This would largely give consumers control over how much they want to spend on pay-TV. And this explains why TStv’s unconventional model is attractive to many Nigerians and even has the government’s backing.

But, does it fit the Nigerian market?

Colorful and busy Lagos in Balogun Market

Admittedly, the Nigerian cable TV market, though saturated, has established and dominant players. And to stand a chance, new entrants must be innovative.

The competition is currently between MultiChoice and StarTimes, even though it’s obvious that the former has a first-mover advantage and market dominance. Nevertheless, the battle for subscribers is ongoing with both companies introducing a myriad of promotional packages.

Claiming it was not the contract their customers signed and it would hurt their business in the long run, neither company followed the government’s directive earlier in 2020 to switch to the PAYG subscription model.

Making their point further, they argued that it doesn’t make business sense to compare PAYG in pay-TV to telcos because they buy the television content they distribute and incur other expenses during broadcasting.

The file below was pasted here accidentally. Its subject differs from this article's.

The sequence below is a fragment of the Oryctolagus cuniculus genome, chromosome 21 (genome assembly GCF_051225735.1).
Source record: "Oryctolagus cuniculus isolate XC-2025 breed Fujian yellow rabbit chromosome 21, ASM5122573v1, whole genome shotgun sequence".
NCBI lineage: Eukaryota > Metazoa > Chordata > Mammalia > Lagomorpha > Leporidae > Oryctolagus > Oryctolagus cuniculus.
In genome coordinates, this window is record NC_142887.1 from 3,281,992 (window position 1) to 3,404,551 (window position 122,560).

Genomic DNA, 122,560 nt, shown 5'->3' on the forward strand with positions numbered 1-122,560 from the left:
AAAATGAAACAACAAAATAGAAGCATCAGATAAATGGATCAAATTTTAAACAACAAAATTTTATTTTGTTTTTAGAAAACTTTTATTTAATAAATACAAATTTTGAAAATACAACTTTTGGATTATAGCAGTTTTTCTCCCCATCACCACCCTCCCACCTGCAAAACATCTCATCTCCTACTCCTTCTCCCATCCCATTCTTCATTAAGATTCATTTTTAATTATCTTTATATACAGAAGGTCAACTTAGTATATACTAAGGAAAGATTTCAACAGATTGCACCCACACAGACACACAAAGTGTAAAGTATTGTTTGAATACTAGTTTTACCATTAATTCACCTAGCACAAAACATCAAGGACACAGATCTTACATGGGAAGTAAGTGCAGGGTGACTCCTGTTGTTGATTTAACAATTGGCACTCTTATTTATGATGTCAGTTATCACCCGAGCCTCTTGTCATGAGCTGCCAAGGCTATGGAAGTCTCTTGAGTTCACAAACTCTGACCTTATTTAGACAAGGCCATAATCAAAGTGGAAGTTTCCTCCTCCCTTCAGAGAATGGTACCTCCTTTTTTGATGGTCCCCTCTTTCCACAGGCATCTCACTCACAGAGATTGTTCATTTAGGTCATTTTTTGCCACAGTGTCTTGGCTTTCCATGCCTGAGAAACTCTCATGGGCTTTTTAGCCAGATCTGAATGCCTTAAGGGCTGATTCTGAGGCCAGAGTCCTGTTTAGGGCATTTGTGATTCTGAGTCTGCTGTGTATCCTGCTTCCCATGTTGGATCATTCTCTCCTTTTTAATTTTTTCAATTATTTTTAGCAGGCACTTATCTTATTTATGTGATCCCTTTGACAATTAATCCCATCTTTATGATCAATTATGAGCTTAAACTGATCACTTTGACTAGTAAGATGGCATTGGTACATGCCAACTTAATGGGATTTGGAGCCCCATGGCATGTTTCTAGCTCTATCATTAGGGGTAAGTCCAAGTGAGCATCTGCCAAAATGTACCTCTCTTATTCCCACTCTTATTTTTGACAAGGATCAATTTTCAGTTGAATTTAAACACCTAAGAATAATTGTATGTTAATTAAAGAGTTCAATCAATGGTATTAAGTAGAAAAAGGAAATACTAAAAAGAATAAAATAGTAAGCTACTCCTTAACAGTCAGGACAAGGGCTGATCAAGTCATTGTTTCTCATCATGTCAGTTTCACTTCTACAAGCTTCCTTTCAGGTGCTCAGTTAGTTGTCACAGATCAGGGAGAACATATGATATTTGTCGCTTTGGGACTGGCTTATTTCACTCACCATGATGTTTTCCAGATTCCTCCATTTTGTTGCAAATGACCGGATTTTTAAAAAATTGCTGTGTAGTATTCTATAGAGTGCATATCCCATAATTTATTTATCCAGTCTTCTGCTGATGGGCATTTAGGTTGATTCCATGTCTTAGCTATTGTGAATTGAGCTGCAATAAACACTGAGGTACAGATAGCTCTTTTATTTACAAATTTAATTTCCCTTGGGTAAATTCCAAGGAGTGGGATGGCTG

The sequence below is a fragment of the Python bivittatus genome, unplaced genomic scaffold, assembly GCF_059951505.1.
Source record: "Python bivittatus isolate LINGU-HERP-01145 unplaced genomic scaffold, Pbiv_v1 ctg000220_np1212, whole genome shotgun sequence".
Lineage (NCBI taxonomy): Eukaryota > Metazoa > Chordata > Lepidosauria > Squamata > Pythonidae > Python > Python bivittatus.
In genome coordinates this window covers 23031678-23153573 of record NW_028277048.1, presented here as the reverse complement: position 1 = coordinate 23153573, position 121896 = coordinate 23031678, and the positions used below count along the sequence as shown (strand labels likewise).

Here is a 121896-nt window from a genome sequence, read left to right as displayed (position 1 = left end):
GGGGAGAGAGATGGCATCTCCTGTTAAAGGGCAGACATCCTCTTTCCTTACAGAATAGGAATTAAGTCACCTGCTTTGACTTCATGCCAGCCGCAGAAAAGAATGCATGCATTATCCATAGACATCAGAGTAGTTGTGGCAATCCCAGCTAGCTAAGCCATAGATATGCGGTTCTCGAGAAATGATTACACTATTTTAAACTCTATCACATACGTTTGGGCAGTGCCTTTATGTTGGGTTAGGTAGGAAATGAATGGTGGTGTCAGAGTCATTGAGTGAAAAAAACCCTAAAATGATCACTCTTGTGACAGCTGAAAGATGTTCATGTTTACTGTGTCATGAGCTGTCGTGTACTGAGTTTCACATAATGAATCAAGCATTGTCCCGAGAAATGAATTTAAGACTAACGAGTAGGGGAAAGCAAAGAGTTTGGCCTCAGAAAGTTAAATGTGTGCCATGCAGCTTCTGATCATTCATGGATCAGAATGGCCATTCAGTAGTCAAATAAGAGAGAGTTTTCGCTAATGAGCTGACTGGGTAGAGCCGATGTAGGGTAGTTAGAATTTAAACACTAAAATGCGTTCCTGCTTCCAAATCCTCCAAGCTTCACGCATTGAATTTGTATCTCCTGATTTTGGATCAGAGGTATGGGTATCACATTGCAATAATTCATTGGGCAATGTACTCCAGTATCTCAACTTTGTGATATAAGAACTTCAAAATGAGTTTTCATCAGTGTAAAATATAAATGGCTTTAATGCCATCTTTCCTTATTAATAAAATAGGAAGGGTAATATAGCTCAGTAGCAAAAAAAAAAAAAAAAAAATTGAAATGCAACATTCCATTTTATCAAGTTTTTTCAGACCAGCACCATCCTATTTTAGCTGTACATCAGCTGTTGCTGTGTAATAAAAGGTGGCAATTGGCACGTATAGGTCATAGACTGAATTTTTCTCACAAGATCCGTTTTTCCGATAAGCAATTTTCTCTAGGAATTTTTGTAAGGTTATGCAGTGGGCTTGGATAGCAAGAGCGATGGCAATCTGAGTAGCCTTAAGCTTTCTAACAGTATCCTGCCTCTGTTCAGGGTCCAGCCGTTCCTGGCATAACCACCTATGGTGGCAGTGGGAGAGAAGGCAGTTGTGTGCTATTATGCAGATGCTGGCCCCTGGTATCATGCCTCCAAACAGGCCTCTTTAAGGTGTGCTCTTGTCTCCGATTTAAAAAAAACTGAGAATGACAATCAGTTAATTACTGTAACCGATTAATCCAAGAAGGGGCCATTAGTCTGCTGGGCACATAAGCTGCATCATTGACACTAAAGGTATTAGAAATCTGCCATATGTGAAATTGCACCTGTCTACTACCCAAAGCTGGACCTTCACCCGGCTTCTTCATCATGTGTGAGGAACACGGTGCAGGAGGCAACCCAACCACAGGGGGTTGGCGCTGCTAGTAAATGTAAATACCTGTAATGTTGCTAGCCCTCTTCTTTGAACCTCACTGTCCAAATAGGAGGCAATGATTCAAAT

Taking these into account as well as the current social and economic realities in the country, TStv’s plan is ambitious.

But its success will depend on several factors.

Electricity supply, which is mostly unstable, could determine a user’s subscription frequency. Consequently, TStv might not record high subscription revenue figures since users won’t subscribe if they can't watch television.

Meanwhile, the channels have to be kept running irrespective of how many viewers are interested per time. And with no assurance of peak viewership, running cost might surpass the revenue generated.

Another talking point is the series of regulations from the National Broadcasting Commission (NBC) on VoD and pay-TV platforms.

While the NBC’s provision might ease the process of onboarding more local content from other platforms, TStv won’t be able to derive premium revenue for its exclusive content because the sub-licence charges have been regulated.

It goes without saying that the underserved population, particularly low-income citizens, will benefit from PPV pay-TV; however, for this to work, TStv requires a large cash injection at inception.

As laudable as the PAYG subscription model is, it is not one that guarantees that the company will break even. Needless to say, to provide the service and be profitable, TStv will need a large funds chest going forward.

Featured image source: Twitter

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Human enthusiast | Writer | Senior reporter | Podcaster. Find me on Twitter @Nifemeah.
Human enthusiast | Writer | Senior reporter | Podcaster. Find me on Twitter @Nifemeah.
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Human enthusiast | Writer | Senior reporter | Podcaster. Find me on Twitter @Nifemeah.